In northern and western areas of Kansas, some fields of alfalfa may have already had a freeze. After a killing freeze, the remaining forage (if any) can be hayed safely. However, the producer should act quickly because the leaves will soon drop off.
On fields that have not yet been hit by a freeze, it’s time now to start planning to make the last cutting of alfalfa for the year. Producers may be tempted to wait a few more weeks before making the last cutting in the fall, especially if the crop is still growing. But that’s not a good idea. The timing of the last cutting can have a long-lasting impact on the productivity of the stand.
At this stage of the growing season, alfalfa plants need to store enough carbohydrates to survive the winter. If root reserves are not replenished adequately before the first killing freeze (24 to 26 degrees) in the fall, the stand is more susceptible to winter damage than it would be normally. That could result in slower greenup and early growth next spring.
The last cutting, prior to fall dormancy, should be made so there are 8 to 12 inches of foliage, or 4 to 6 weeks of growth time, before the average killing freeze date. This should allow adequate time for replenishment of root reserves.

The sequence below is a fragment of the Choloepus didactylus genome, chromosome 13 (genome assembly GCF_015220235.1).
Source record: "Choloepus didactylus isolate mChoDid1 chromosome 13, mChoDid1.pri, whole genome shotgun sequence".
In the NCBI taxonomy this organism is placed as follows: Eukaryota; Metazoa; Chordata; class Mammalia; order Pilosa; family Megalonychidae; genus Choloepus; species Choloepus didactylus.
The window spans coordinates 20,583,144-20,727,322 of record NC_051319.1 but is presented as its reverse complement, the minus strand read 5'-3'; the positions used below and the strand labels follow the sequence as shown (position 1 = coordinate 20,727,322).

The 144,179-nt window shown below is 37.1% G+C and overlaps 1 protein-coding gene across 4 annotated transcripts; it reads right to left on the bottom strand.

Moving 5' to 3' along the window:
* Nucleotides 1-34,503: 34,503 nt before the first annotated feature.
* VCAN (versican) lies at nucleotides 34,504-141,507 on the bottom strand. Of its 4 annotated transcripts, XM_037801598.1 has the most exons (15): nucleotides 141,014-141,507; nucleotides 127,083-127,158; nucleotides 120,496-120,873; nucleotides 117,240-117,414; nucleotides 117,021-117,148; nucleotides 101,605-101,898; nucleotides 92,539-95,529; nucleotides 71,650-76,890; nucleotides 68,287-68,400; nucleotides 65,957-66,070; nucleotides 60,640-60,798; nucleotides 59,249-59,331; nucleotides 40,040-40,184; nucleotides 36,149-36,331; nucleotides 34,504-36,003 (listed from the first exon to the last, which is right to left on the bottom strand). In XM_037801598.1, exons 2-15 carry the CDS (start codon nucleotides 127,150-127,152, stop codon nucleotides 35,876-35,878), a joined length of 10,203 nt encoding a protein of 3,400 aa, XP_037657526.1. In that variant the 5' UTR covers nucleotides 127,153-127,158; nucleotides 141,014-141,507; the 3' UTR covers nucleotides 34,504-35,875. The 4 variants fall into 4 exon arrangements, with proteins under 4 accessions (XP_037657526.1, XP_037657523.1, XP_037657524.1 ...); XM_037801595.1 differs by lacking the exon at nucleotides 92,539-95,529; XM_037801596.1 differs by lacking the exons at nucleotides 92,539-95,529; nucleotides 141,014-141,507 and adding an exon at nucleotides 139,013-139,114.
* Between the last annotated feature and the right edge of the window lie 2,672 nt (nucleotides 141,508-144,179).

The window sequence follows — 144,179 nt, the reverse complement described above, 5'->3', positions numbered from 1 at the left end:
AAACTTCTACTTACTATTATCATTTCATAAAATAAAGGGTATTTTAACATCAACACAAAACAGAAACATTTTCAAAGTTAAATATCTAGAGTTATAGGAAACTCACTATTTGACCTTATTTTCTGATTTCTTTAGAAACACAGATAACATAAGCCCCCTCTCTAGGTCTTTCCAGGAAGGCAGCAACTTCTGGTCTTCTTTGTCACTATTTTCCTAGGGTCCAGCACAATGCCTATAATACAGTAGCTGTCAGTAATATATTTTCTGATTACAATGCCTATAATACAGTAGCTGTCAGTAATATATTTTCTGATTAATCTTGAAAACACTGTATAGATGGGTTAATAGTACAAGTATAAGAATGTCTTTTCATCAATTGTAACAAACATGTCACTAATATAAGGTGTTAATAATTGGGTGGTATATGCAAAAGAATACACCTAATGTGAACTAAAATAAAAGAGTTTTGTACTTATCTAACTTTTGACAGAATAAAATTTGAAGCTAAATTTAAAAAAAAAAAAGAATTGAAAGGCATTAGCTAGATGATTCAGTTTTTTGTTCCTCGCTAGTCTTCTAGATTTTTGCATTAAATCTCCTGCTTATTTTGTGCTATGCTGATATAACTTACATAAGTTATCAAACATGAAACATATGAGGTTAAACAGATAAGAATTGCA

For northern areas of the state, particularly northwest, late September should be the target date for the last cutting before dormancy. The last week of September should be the cutoff date for southwest Kansas. The first week of October is the cutoff for southeast Kansas.
Making one last cutting in mid-October, if significant growth has occurred, could reduce root reserves during a critical time. About the worst thing that could happen to an alfalfa stand that is cut in mid-October would be for the plants to regrow about 3 to 6 inches and then get a killing frost. In that scenario, the root carbohydrate reserves would be at a low point. That could hamper greenup next spring.
Late fall is also a great time of the year to soil sample alfalfa ground. This timing allows for an accurate assessment of available soil nutrients and provides enough time to make nutrient management decisions before the crop starts growing in the spring. Soil tests of most interest include pH, phosphorus, and potassium, and to a lesser extent sulfur and boron. When sampling for immobile nutrients, sampling depth should be six inches, while mobile nutrients (sulfur) should be sampled to 24 inches.
Jim Shroyer, Crop Production Specialist Emeritus